Friday, September 17, 2010

Kalua Pig

I was invited to a birthday party for two lovely friends, and one of them wanted it to be a Hawaiian luau. Since a lot of us were bringing dishes, I stuck with the theme and recalled the kalua pig I had when I was at a real luau on Maui. Of course, I didn’t use a whole pig, nor dig a hole in the ground to build an imu to cook the pig. I used the oven, pork shoulder, and a few other things. I’ve wanted to recreate this ever since I ate it years ago, but I’m not sure what took me so long. I assumed it would be complicated. There are different ways to make it, and here’s how I did it. Read on to see how easy it is:

- 5# pork shoulder (or pork butt… same thing)

- 4 washed bananas (Normally 1 banana leaf would be used, bit it was late, and the international market was closed, so I substituted with the bananas. It looked funny, but it worked.)

- 2 tablespoons Hawaiian salt (I used red salt. If you can't find this, sea salt works, too.)

- 2 tablespoons liquid smoke

- Tin foil

- Something to roast the meat in

- 1 large bowl

- Preheat oven to 350°.
- Slash the pork all over... aaaaaallll over. Do it with a fork or a knife. Only ¼” deep.
- Put the pork in the big bowl, and rub salt and liquid smoke all over, trying to get some in the slits you just made.
- With the fat/skin side up, put the unpeeled bananas on top.
- Lay a sheet of tin foil down, large enough to wrap the pork and bananas tightly.
- Place the pork and bananas on the foil.
- Wrap everything tightly in foil. Make it as tight as you can without ripping it.
- Put the pork in a roasting dish.
- Put an inch of water in the dish.
- Bake at 1 hour/pound.
- Take it out, open foil, discard bananas, and place the pork in a large dish or bowl. (Don't discard the foil yet, as you'll need the "juice.)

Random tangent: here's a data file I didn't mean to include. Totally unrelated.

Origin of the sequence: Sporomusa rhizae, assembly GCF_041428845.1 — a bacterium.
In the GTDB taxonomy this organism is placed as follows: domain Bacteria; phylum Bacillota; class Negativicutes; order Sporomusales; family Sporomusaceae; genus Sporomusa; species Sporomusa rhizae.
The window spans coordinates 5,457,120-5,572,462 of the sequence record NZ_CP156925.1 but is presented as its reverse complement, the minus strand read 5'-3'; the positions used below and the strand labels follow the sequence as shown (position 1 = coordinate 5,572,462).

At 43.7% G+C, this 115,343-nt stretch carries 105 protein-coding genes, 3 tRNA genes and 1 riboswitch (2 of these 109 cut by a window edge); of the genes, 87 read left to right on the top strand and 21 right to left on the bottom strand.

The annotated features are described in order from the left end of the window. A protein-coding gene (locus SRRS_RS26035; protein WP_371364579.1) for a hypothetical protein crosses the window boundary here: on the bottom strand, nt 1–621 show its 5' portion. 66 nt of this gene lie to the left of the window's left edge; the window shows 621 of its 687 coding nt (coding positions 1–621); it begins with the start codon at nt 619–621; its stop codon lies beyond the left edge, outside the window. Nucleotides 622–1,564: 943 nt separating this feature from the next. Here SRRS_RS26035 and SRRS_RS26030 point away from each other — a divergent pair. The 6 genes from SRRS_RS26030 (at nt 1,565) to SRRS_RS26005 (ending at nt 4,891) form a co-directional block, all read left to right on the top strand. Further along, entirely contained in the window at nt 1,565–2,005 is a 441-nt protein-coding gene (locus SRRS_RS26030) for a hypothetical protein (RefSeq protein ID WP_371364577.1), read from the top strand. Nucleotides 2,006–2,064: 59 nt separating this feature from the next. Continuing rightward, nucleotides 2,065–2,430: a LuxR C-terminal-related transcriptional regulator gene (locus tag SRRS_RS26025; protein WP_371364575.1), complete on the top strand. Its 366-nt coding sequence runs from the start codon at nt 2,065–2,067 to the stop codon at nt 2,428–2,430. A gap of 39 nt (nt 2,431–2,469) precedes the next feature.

- Shred the pork.
- Take the skin/fat, and dice it into small cubes.
- Spoon the "juice" from inside the foil (not the water that is on the outside) onto the shredded pork to desired taste.
- Mix the pork & fat, and serve.

Normally, all procedures are the same, but the pork should be wrapped in the ti leaves with no bananas, tied with kitchen twine, and then all wrapped in the banana leaf.

That's it! See? Simple!
Apologies I don't have a better pic of the finished product in all its shredded glory; it was lost somehow.


Anonymous said...

The bananas are weird. I don't understand substituting the leaf with the fruit.

Was that in the recipe guide? Or an impromptu substitution?

Athos said...

I thought it weird, too. I started shopping late, and of course, the ethnic stores were alreday closed so I couldn't find ti leaves or the banana leaf. I consulted the almighty Internets, and there were 3 websites that stated to place bananas on top. 1 went further and suggested green bananas. Quite honestly, I didn't taste anything banana-ey, so I thought about doing it next time without the bananas.

Or just use the banana and ti leaves if I don't wait to shop so late!

porthos said...

interesting guys.
fruit and leaf are obviously not substitutes.
and banana itself can't retain much heat retention so it makes absolutely no sense for this meat eater either.

porthos said...

but there are a ton of cooking irregularities out there that this one really isn't THAT weird...
ok, maybe just a little.

good eats guys.. i want me some roast pork now.

Paloma Negra said...

Next time just use honey for the sweetness....and then throw in some fresh jalapeños for spice and throw it all in the crockpot to save on clean-up and time....oooh yeah...that's what i'm talking about....the "after" photos look good; pork looked nice and juicy.

Athos said...

Hola, Paloma Negra -
Pork was actually pretty moist! when you got deep into the center, then it was a tad dry - but it was such a small portion. The "au jus" helped that in a sec. Thank you!